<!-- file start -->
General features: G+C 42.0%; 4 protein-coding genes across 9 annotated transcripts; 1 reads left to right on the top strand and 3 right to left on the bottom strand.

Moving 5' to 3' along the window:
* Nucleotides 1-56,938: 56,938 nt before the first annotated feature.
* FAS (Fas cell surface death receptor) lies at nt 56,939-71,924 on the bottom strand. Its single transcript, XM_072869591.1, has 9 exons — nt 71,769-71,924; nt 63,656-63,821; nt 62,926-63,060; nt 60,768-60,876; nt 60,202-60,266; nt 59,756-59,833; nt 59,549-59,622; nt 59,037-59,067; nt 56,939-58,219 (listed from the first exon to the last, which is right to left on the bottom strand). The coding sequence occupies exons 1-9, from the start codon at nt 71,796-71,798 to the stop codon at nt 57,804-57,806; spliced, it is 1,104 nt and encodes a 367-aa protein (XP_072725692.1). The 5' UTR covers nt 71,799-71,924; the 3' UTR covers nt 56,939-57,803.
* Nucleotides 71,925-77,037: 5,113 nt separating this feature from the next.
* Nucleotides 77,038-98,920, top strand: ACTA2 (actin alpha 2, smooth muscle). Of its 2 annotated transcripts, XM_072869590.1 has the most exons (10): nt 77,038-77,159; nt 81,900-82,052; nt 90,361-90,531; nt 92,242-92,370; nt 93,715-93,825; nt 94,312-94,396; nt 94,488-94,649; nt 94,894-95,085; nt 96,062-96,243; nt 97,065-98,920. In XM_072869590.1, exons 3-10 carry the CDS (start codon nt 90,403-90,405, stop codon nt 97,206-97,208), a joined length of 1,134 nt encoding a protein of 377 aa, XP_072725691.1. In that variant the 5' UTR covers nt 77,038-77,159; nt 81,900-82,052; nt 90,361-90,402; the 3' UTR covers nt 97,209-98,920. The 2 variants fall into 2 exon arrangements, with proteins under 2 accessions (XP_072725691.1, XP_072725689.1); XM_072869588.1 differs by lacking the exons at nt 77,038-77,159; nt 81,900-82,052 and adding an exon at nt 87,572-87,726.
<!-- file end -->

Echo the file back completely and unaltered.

General features: G+C 42.0%; 4 protein-coding genes across 9 annotated transcripts; 1 reads left to right on the top strand and 3 right to left on the bottom strand.

Moving 5' to 3' along the window:
* Nucleotides 1-56,938: 56,938 nt before the first annotated feature.
* FAS (Fas cell surface death receptor) lies at nt 56,939-71,924 on the bottom strand. Its single transcript, XM_072869591.1, has 9 exons — nt 71,769-71,924; nt 63,656-63,821; nt 62,926-63,060; nt 60,768-60,876; nt 60,202-60,266; nt 59,756-59,833; nt 59,549-59,622; nt 59,037-59,067; nt 56,939-58,219 (listed from the first exon to the last, which is right to left on the bottom strand). The coding sequence occupies exons 1-9, from the start codon at nt 71,796-71,798 to the stop codon at nt 57,804-57,806; spliced, it is 1,104 nt and encodes a 367-aa protein (XP_072725692.1). The 5' UTR covers nt 71,799-71,924; the 3' UTR covers nt 56,939-57,803.
* Nucleotides 71,925-77,037: 5,113 nt separating this feature from the next.
* Nucleotides 77,038-98,920, top strand: ACTA2 (actin alpha 2, smooth muscle). Of its 2 annotated transcripts, XM_072869590.1 has the most exons (10): nt 77,038-77,159; nt 81,900-82,052; nt 90,361-90,531; nt 92,242-92,370; nt 93,715-93,825; nt 94,312-94,396; nt 94,488-94,649; nt 94,894-95,085; nt 96,062-96,243; nt 97,065-98,920. In XM_072869590.1, exons 3-10 carry the CDS (start codon nt 90,403-90,405, stop codon nt 97,206-97,208), a joined length of 1,134 nt encoding a protein of 377 aa, XP_072725691.1. In that variant the 5' UTR covers nt 77,038-77,159; nt 81,900-82,052; nt 90,361-90,402; the 3' UTR covers nt 97,209-98,920. The 2 variants fall into 2 exon arrangements, with proteins under 2 accessions (XP_072725691.1, XP_072725689.1); XM_072869588.1 differs by lacking the exons at nt 77,038-77,159; nt 81,900-82,052 and adding an exon at nt 87,572-87,726.